CHARLESTON, S.C. — The overreactions were predictable — from both directions.
The idea that St. John’s doesn’t have enough talent, that the ugly loss to Michigan was an indication of the long season to come. Or the notion that it was an irrelevant result, that a Hall of Fame coach will just magically fix what ails the Johnnies.
Neither is right.
It’s fair for there to be concern after Monday night’s no-show at the Garden. By the same token, it was one game for a brand new collection of players against a Big Ten opponent that has so far looked like a top-15 team and was clearly a bad matchup for St. John’s.
Rick Pitino has been saying for weeks this will take time, that his team is very much a work in progress, an assortment of players being asked to play different roles than they have their entire college careers. So many of the newcomers have never won before at the college level, and are re-learning how to play under Pitino. It looked like it against Michigan.
The defense was poor and frequently out of position. The offense, after a solid start, devolved into one-on-one ball that Pitino said afterwards, “shocked the s— out of me.”
My biggest takeaway from the loss was the lack of a response. It was a 37-35 game with 2:36 left in the first half when Michigan went on an 11-3 run to close the stanza. St. John’s never recovered. It took a big punch and never got up, like a fighter with a glass jaw.
St. John’s didn’t handle adversity well. It looked like a group that had never been through this together, which it obviously had not. This isn’t an excuse, it’s reality: This is new for everyone. New players for Pitino. New coach and offensive and defensive systems for his players. New level of competition for so many key figures on this team, most notably Daniss Jenkins, Chris Ledlum and Jordan Dingle.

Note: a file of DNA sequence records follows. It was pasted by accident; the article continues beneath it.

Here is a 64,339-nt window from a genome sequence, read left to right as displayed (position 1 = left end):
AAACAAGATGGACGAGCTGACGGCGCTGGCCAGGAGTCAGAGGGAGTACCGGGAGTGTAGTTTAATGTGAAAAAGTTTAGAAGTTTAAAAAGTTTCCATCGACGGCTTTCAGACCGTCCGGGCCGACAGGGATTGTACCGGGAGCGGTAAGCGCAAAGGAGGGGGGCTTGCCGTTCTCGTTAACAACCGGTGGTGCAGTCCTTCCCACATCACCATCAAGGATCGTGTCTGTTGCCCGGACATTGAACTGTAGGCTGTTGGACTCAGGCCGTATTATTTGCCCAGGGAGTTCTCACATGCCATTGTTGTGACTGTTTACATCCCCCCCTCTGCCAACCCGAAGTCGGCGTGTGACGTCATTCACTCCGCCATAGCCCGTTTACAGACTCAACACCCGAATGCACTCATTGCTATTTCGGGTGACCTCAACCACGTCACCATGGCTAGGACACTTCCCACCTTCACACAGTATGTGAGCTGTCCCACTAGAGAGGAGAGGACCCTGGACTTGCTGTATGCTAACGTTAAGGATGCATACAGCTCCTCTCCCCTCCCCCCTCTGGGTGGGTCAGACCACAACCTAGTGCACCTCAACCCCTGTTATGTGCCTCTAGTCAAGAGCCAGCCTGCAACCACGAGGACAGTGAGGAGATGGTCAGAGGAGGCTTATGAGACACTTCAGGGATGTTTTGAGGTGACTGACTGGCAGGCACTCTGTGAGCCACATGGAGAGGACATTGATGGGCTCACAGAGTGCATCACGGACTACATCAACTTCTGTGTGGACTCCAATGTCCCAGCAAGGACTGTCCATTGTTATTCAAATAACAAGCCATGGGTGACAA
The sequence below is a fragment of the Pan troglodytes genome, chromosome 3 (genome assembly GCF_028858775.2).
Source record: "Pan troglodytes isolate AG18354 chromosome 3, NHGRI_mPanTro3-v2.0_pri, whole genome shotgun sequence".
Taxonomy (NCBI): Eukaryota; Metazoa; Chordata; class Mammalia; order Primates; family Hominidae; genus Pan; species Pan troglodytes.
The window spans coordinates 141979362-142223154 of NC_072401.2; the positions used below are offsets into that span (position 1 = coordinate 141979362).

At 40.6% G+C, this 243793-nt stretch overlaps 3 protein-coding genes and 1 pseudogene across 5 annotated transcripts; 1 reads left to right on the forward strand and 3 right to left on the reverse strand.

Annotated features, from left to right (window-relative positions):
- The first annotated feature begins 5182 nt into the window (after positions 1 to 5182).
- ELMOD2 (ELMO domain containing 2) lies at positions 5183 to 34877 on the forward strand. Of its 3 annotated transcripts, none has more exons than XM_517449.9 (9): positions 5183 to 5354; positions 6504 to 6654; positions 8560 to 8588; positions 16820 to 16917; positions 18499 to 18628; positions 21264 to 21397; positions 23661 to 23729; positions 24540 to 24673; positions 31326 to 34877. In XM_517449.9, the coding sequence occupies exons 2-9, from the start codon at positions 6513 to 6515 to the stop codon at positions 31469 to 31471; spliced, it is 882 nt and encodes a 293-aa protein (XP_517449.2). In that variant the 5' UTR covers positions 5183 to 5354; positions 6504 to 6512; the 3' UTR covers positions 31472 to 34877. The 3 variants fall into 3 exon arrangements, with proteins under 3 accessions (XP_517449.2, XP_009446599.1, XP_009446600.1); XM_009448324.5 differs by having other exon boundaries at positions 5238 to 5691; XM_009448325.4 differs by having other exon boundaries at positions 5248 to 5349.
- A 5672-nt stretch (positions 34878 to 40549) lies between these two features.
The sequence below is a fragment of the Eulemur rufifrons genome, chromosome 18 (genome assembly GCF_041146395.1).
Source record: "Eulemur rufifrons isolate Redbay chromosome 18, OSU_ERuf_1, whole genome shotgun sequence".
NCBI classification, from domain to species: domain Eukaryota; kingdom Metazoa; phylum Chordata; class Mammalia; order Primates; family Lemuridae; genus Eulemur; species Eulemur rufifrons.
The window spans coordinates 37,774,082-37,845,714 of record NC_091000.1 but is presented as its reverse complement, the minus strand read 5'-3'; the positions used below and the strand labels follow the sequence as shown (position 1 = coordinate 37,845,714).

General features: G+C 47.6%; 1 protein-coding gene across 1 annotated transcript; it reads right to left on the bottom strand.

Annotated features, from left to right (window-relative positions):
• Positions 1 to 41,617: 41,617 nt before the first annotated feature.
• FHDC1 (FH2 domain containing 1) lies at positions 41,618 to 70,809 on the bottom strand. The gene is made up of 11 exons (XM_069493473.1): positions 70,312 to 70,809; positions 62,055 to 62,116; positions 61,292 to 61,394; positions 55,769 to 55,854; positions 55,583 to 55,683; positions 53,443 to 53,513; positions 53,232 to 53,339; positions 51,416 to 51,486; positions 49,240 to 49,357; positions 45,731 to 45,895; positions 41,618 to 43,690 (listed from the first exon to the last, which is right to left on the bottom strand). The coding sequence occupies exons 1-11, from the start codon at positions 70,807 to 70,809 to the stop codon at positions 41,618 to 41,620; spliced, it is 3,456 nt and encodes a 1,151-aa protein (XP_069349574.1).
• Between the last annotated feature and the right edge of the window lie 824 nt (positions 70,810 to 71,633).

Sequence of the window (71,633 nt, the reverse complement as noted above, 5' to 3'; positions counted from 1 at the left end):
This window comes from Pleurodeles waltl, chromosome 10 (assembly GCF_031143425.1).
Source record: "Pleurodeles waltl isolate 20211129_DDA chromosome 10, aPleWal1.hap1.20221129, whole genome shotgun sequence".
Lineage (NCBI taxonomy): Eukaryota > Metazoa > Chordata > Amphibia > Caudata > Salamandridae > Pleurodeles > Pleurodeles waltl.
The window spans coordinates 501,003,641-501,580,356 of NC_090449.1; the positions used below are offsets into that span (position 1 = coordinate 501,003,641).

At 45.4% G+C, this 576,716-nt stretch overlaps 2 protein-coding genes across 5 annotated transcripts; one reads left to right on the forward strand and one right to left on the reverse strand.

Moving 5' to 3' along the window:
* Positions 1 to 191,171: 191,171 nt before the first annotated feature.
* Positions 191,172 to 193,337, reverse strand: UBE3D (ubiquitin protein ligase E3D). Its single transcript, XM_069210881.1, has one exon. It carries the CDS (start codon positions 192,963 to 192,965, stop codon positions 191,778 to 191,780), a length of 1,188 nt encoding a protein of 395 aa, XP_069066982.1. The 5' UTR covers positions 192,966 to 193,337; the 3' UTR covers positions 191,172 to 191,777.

They certainly struggled with Michigan’s quickness and length, looking a step slow and unsure of themselves under the bright lights of the Garden. It’s a transition for that key trio, who all looked very different in the season opener against Stony Brook, combining to score 46 points on 19 of 39 shooting.
It certainly didn’t help matters that Dingle — last season’s Ivy League Player of the Year and the nation’s leading returning scorer — missed extended time in the summer and the fall, slowing down this group’s development as a unit. UMass transfer RJ Luis, one of the most talented offensive players on this team, has been out since Oct. 1 and only just returned to practice. I fully expect Pitino to go small upon Luis’ return to action, using him and Glenn Taylor Jr. at the 3 and 4 when Ledlum, the Red Storm’s starting power forward, isn’t on the floor. That’s one way to deal with the limited depth in the frontcourt, a concern Pitino voiced on Monday.
This all sets up an intriguing few days down south in the Charleston Classic. St. John’s opens on Thursday with North Texas, a quality mid-major program coming off an NIT title last season, but one that lost its top three scorers from a year ago and has a new coach. The Johnnies face either Dayton or LSU the following day, another solid opponent, but nowhere near the pedigree of a Michigan. LSU lost at home to Nicholls State. Dayton will be without starting point guard Malachi Smith. Both are very winnable games that would earn St. John’s a shot at national- power Houston, the sixth-ranked team in the country.
I expect to see a different St. John’s at TD Arena, one closer to resembling the well-rounded group that blew out Stony Brook than the overwhelmed one that was beaten soundly by Michigan. It will have heard about their poor performance a few hundred times by tipoff. Pitino expects a team that will be “loaded for bear against North Texas, because they’ll be very upset at themselves.”
That isn’t meant to suggest all the problems will be fixed. It isn’t going to happen overnight. Patience is required for a fan base that understandably doesn’t have much. Adjustments, from the coaching staff and the players, are going to be made, and they may not be noticeable immediately.
But you often learn about a team after it takes a punch. It didn’t deal with Michigan’s haymaker well on Monday night. This early-season tournament is an opportunity for the Johnnies to respond the right way and ease the premature concerns.